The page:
There’s still time to submit your own Mother’s Day message. You can see how below.
Mother’s Day is a day to honor our mothers and show our love. This year, Sybrina Fulton, Trayvon Martin’s mother, will face her first Mother’s Day without her son, Trayvon.
Huffington Post BlackVoices, in partnership with Michaela Angela Davis and MAD FREE, wants to show love and support to Trayvon Martin’s mother on this special day. We need your help.
Join us and be a part of the For Sybrina Project! Share your words of love, encouragement, photos, drawing, cards and letters (be creative!) and help us compile a Mother’s Day gift for Sybrina Fulton that will help her know she’s not alone on Mother’s Day.
Find out you can send your love to Sybrina at BlackVoices.com
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(Amsterdam News) — Midway into a conversation with Michaela Angela Davis, she suggests a slight case of self-deprecation and cracks a warm smile as she comes to grips with her impact on young women. ”It’s not until moments like this when you kind of pause, look at what you’re doing, and go, ‘Oh, I really might mean something to somebody.’ I just still feel like I’m so frivolous,” she says, laughing. Contrary to the matter, Davis is far from frivolous. The self-described “image activist,” who has worked as a stylist, editor and cultural critic, has made it her mission for the past several decades to promote self-esteem for Black women. Davis has successfully balanced creativity and feminism to encourage conversation. In fact, her new novel that’s in the works, “The Revolution of Happiness: A Book and Digital Conversation Project,” is a culmination of “honest and innovative cross-generational conversations with revolutionary-thinking Black women about disturbing the pain that has burdened or molested our natural exquisite selves.”
If you haven’t heard by now, Madame Noire is having its first annual debate panel at Columbia University in New York City, on Friday Nov. 5 from 6pm to 8pm. REGISTER NOW for this fabulous discussion and meet some of the real, live persons behind Madame Noire!
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It’s the end of the week, madames! Time to check in with our editors and see what they’re loving and not so loving about the week:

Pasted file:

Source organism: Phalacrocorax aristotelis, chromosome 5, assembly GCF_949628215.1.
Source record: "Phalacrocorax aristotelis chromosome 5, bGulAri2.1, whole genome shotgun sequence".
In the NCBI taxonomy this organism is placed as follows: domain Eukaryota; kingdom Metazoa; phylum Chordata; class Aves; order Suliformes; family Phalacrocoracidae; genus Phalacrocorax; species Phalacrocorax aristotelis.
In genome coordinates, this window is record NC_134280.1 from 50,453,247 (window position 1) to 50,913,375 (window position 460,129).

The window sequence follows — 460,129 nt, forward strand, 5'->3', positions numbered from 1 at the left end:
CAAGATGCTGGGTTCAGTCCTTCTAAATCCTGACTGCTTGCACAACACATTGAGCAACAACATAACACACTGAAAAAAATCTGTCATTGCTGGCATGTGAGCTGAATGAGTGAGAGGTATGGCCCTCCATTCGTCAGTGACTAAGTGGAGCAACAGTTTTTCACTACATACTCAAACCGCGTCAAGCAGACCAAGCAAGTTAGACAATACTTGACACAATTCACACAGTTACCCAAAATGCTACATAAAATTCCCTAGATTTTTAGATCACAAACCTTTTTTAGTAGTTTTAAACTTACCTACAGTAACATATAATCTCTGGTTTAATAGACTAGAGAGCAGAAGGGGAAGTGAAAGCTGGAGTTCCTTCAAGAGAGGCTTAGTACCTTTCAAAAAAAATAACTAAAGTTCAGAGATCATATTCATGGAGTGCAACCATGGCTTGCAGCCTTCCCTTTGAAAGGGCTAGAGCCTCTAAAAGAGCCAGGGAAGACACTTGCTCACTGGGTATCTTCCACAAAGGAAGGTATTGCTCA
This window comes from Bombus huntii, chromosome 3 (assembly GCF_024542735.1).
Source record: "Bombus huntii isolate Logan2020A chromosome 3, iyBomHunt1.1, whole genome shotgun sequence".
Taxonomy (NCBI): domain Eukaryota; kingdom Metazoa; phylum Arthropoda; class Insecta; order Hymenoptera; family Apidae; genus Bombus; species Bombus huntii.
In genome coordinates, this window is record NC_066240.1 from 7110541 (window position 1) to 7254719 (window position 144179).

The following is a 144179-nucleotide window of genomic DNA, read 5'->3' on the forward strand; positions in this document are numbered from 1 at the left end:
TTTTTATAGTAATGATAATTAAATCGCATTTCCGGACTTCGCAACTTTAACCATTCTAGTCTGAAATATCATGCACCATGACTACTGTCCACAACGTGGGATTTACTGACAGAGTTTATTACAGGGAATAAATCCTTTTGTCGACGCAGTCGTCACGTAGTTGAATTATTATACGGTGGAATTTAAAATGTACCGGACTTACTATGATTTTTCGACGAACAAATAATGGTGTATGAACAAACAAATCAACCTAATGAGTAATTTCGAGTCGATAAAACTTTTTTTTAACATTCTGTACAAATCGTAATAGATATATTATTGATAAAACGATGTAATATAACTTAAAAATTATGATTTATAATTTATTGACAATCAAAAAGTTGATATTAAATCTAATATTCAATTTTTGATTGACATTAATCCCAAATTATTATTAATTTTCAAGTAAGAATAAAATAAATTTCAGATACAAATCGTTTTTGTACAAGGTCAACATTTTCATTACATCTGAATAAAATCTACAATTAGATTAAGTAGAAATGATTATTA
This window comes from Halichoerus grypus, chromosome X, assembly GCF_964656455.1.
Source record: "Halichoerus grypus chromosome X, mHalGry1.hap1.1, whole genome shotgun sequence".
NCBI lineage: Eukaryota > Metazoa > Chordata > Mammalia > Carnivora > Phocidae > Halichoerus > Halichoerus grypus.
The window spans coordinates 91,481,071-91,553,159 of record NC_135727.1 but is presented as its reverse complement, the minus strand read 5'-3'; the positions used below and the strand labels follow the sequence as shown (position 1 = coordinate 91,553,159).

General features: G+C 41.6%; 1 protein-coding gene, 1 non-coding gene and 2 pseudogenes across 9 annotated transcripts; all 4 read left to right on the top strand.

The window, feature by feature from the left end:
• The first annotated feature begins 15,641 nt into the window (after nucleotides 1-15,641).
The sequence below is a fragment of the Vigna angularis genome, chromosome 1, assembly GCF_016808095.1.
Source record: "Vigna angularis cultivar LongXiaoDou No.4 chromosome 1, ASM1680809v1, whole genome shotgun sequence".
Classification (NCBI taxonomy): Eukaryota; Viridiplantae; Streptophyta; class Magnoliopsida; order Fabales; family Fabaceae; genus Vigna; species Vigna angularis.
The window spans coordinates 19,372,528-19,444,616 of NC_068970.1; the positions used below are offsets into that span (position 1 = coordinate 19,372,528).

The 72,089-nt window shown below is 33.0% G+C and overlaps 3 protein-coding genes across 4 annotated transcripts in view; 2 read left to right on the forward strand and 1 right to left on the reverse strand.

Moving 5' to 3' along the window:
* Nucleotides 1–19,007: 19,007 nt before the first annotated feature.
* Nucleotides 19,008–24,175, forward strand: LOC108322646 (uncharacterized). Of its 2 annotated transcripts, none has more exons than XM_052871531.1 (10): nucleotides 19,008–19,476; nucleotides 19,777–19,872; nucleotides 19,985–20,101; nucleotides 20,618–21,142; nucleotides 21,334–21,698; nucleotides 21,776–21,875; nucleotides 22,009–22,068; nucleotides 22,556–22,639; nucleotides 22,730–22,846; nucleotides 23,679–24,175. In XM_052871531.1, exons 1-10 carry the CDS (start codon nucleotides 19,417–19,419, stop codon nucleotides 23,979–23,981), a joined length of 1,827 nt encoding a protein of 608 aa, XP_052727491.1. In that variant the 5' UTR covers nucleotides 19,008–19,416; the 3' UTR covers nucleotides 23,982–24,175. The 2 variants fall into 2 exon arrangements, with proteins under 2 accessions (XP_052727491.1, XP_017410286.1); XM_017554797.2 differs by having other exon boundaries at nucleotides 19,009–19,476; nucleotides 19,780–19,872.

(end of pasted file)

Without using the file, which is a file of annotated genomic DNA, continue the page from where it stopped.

Essence magazine has taken a few blows over the past year. In March, Mikki Taylor the beauty and cover director, retired after a 30-year stint; the beauty editor left for People magazine; and the magazine had substantial layoffs last November.
Earlier this month, The Atlanta Post, along with Armand de Brignac (Ace of Spades) Champagne, held an awards gala to honor 9 individuals who best reflect the ambition, success and originality that constitute our brand.
As a publication which covers black business news, entrepreneurs, media and politics, we found no better way to convey our mission than to highlight those who have forged ahead in all these areas, developed their unique brands and, in turn, raised the bar for other African-American visionaries.
Our co-host, Armand de Brignac Champagne, complemented this endeavor as a company exemplifying expertise and reflecting a standard of refinement.
IN THE CATEGORY OF: Business (1 Honoree)
Dr. Randal Pinkett has established himself as an entrepreneur, speaker, author, scholar and community servant. He is the co-founder, chairman and CEO of BCT Partners, a multimillion-dollar management, technology and policy consulting firm based in Newark, NJ.
The Atlanta Post, along with Armand de Brignac (Ace of Spades) Champagne, held a gala launch party on April 6th to celebrate our site’s recent launch and to also honor the luminaries that best exemplify our brand and who serve as a beacon for all who would emulate their success. We had a great time with the eight award recipients, as well as with our spectacular guests, who enjoyed the recently rated No. 1 champagne in the world from Armand de Brignac throughout the night. Of course, we wanted to share the pics with our dedicated readers. Let us know what you think of our honorees and who we should include at our next awards event by leaving a comment, or connecting with us on Facebook or Twitter. Enjoy!
Ryan Mack of Optimum Capital Management (far left) was honored for his work in finance and Randal Pinkett (far right) was honored in the business category. Also pictured: Manyell Akinfe and Atlanta Post editor China N. Okasi.